Also In Global Health News: Food Shortages In Zimbabwe; Illicit Drug Control, MDGs; Global Quinoa Demands Affect Bolivian Farmers; ARV Disruptions In Cote d’Ivoire
Zimbabwe Government Tries To Address Severe Food Shortages In Some Provinces
"Six of Zimbabwe's 10 provinces face severe food shortages, and the government has ordered the country's grain marketing board (GMB) to send grain to the affected areas, a state daily [the Herald] said Monday," Agence France-Presse reports. "A government crop assessment carried out in January found that the country had more than two million hectares of maize planted, up from 1.8 million last year This year Zimbabwe received normal rains at the beginning of the year, but some crops have been written off following a dry spell between February and March," the news service writes (3/21). However, the GMB does not have the money to deliver the food aid, Zimbabwe's Agriculture Minister Joseph Made said on Monday, Reuters reports (3/21). "Observers said Harare could need up to $300 million to meet food requirements if it turns to the international marketplace to meet national food requirements, particularly in light of steep increases in grain prices over the past year," VOA News reports (Nyaira, 3/21).
UNODC Head Calls For Countries To Join Together To Fight Illicit Drugs
During an annual meeting of narcotics policymakers on Monday, Yury Fedotov, head of the U.N.'s Office on Drugs and Crime (UNODC) "called for more money and effort to stem a flow of illicit narcotics that earns druglords $320 billion a year," Reuters reports (Shields, 3/21). "We must build on widespread recognition among Member States and U.N. entities that drugs, together with organized crime, jeopardize the achievement of the Millennium Development Goals (MDGs)," Fedotov told the group, who will meet through Friday, according to U.N. News Centre. "Drug control must become an essential element of our joint efforts to achieve health, security and development," he added (3/21).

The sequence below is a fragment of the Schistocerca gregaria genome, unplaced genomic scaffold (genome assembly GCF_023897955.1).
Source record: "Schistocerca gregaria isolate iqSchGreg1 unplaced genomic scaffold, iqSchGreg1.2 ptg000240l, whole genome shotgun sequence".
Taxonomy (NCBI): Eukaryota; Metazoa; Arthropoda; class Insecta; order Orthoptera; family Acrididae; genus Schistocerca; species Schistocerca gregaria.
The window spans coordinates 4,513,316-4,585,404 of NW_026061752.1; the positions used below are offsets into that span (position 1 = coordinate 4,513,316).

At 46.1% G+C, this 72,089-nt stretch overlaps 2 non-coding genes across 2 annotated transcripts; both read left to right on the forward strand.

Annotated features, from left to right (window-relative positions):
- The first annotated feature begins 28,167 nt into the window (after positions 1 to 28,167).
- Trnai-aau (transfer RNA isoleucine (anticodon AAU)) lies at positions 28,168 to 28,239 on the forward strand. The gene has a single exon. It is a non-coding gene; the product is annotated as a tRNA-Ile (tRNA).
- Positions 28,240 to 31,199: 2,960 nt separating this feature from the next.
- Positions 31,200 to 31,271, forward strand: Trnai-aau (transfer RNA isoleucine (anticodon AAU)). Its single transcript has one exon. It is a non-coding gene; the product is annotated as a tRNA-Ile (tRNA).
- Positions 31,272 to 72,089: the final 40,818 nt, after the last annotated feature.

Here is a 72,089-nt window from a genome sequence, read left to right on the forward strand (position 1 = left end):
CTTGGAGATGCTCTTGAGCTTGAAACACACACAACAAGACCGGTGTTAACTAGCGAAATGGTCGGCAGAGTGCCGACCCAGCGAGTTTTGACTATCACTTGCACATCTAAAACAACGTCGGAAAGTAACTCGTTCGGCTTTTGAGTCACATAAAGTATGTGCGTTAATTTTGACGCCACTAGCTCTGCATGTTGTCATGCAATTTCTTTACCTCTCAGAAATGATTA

New York Times Examines How Increased Global Demand For Quinoa Has Affected Bolivians Who Grow It
Even though Bolivians have been eating the plant quinoa "for centuries," it was "little more than a curiosity outside the Andes for years, found in health food shops and studied by researchers until recently," according to the New York Times. Though demand for quinoa in developed nations has raised some Bolivian farmers' incomes, "there has been a notable trade-off: Fewer Bolivians can now afford it, hastening their embrace of cheaper, processed foods and raising fears of malnutrition in a country that has long struggled with it," the newspaper reports. "The shift offers a glimpse into the consequences of rising global food prices and changing eating habits in both prosperous and developing nations," the Times reports, noting that recent studies have found chronic malnutrition among children in quinoa-growing areas has risen even though malnutrition on the national level has fallen (Romero/Shariari, 3/19).
Violence In Cote d'Ivoire Leads To Antiretroviral Disruptions, Could Threaten Funding To Region
Escalating violence in Cote d'Ivoire is disrupting the supply of antiretrovirals into the region, leaving people living with HIV/AIDS without access to their medicines, Afrik News reports. "As far as donors are concerned, the situation could eventually put continued funding in danger. The Global Fund to Fight AIDS, Tuberculosis and Malaria is continuing to supply and distribute vital treatment. Nevertheless, it has already taken measures to safeguard its stocks and funds in Ivory Coast. And the World Bank has reacted by closing its offices in Abidjan," according to the news service (Sante, 3/18).This is part of the KHN Morning Briefing, a summary of health policy coverage from major news organizations. Sign up for an email subscription.